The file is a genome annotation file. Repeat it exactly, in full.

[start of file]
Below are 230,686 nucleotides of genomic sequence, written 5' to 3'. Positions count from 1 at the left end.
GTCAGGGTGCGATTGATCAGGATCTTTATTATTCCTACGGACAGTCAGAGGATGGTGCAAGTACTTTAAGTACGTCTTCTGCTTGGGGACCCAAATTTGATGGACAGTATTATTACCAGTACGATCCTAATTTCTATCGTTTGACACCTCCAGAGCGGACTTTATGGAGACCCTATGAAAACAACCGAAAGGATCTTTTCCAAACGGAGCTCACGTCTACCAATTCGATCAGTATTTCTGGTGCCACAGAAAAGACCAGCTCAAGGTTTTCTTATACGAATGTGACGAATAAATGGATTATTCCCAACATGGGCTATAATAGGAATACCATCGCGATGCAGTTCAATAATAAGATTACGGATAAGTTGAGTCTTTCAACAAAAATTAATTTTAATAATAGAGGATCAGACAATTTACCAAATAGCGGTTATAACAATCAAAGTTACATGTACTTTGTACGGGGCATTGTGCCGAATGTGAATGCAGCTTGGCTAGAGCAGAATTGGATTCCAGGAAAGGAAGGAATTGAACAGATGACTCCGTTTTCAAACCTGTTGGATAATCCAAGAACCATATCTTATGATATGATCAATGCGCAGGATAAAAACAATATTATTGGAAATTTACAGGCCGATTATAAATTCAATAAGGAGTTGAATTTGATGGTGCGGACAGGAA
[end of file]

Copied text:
Below are 230,686 nucleotides of genomic sequence, written 5' to 3'. Positions count from 1 at the left end.
GTCAGGGTGCGATTGATCAGGATCTTTATTATTCCTACGGACAGTCAGAGGATGGTGCAAGTACTTTAAGTACGTCTTCTGCTTGGGGACCCAAATTTGATGGACAGTATTATTACCAGTACGATCCTAATTTCTATCGTTTGACACCTCCAGAGCGGACTTTATGGAGACCCTATGAAAACAACCGAAAGGATCTTTTCCAAACGGAGCTCACGTCTACCAATTCGATCAGTATTTCTGGTGCCACAGAAAAGACCAGCTCAAGGTTTTCTTATACGAATGTGACGAATAAATGGATTATTCCCAACATGGGCTATAATAGGAATACCATCGCGATGCAGTTCAATAATAAGATTACGGATAAGTTGAGTCTTTCAACAAAAATTAATTTTAATAATAGAGGATCAGACAATTTACCAAATAGCGGTTATAACAATCAAAGTTACATGTACTTTGTACGGGGCATTGTGCCGAATGTGAATGCAGCTTGGCTAGAGCAGAATTGGATTCCAGGAAAGGAAGGAATTGAACAGATGACTCCGTTTTCAAACCTGTTGGATAATCCAAGAACCATATCTTATGATATGATCAATGCGCAGGATAAAAACAATATTATTGGAAATTTACAGGCCGATTATAAATTCAATAAGGAGTTGAATTTGATGGTGCGGACAGGAA